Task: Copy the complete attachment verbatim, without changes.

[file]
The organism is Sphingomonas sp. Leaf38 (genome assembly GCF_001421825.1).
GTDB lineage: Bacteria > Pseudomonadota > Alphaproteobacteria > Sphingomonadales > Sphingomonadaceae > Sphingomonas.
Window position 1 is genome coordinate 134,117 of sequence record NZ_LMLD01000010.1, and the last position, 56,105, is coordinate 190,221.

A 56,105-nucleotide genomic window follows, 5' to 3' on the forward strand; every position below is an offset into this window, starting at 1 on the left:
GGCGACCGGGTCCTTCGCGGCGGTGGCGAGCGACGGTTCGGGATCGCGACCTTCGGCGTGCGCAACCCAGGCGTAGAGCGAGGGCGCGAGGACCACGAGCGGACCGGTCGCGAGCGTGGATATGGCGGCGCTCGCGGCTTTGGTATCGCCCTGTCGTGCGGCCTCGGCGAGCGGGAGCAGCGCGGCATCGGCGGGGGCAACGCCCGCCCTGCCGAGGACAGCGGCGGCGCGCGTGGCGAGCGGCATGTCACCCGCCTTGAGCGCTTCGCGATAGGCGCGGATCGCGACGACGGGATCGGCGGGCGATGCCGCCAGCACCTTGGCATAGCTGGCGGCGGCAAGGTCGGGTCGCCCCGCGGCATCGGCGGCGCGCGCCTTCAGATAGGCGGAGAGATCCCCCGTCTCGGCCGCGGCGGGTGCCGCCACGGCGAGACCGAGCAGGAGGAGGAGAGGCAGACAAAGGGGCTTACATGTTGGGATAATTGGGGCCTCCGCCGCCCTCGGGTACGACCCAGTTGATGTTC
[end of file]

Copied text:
The organism is Sphingomonas sp. Leaf38 (genome assembly GCF_001421825.1).
GTDB lineage: Bacteria > Pseudomonadota > Alphaproteobacteria > Sphingomonadales > Sphingomonadaceae > Sphingomonas.
Window position 1 is genome coordinate 134,117 of sequence record NZ_LMLD01000010.1, and the last position, 56,105, is coordinate 190,221.

A 56,105-nucleotide genomic window follows, 5' to 3' on the forward strand; every position below is an offset into this window, starting at 1 on the left:
GGCGACCGGGTCCTTCGCGGCGGTGGCGAGCGACGGTTCGGGATCGCGACCTTCGGCGTGCGCAACCCAGGCGTAGAGCGAGGGCGCGAGGACCACGAGCGGACCGGTCGCGAGCGTGGATATGGCGGCGCTCGCGGCTTTGGTATCGCCCTGTCGTGCGGCCTCGGCGAGCGGGAGCAGCGCGGCATCGGCGGGGGCAACGCCCGCCCTGCCGAGGACAGCGGCGGCGCGCGTGGCGAGCGGCATGTCACCCGCCTTGAGCGCTTCGCGATAGGCGCGGATCGCGACGACGGGATCGGCGGGCGATGCCGCCAGCACCTTGGCATAGCTGGCGGCGGCAAGGTCGGGTCGCCCCGCGGCATCGGCGGCGCGCGCCTTCAGATAGGCGGAGAGATCCCCCGTCTCGGCCGCGGCGGGTGCCGCCACGGCGAGACCGAGCAGGAGGAGGAGAGGCAGACAAAGGGGCTTACATGTTGGGATAATTGGGGCCTCCGCCGCCCTCGGGTACGACCCAGTTGATGTTC